Male mating tactics in the rose bitterling (Rhodeus ocellatus) and European bitterling (Rhodeus amarus)
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The aim of this study was to investigate the basis to male mating decisions in two related species of bitterling: Rhodeus ocellatus and R. amarus. Bitterling have a resource-based mating system; females lay eggs in the gills of live freshwater mussels and males fertilize the eggs by releasing sperm into the inhalant syphon of the mussel. Male bitterling perform courtship behaviour and aggressively defend mussels in a territory from which they exclude other males. Using laboratory and field experiments it was shown that male aggressive behaviour is inherited through additive maternal genes. Male aggression is also influenced by the number of conspecific males encountered in competition for a mussel, and by the degree of clustering of mussels. Limited availability of mussels results in stronger selection on traits males use in mating context: hence they are more aggressive, larger and more colourful. The differences in mating behaviours in different environments may indicate a conflict between male dominance and female choice, but have not led to reproductive isolation. Resource availability during ontogenesis and male density during embryogenesis, however, do not exert an effect on male aggressive behaviour. Red carotenoid-based nuptial coloration functions as an inter- and intra-sexual signal and undergoes rapid variation in response to changes in mating context. Male bitterling do not modulate their courtship and aggressive behaviour in response to variation in female size, and their choice of mussel species is influenced by, and consistent with, female oviposition choice.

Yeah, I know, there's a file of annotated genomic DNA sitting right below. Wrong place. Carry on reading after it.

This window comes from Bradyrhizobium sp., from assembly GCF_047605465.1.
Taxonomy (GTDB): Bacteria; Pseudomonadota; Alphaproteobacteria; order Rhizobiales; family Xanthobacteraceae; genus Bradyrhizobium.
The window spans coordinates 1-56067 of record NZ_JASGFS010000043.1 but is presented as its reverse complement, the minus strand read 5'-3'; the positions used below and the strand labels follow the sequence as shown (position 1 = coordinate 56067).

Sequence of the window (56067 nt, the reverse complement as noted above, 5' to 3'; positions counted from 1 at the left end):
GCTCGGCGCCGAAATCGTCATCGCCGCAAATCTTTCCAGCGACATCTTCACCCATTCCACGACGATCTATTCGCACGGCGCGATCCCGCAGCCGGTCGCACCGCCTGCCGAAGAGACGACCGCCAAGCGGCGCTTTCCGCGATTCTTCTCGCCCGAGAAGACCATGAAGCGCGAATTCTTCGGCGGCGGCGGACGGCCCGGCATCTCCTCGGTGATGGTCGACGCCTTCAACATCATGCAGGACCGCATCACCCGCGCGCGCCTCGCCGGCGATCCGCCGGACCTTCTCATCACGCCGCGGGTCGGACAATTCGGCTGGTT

Thesis, PhD Doctor of Philosophy
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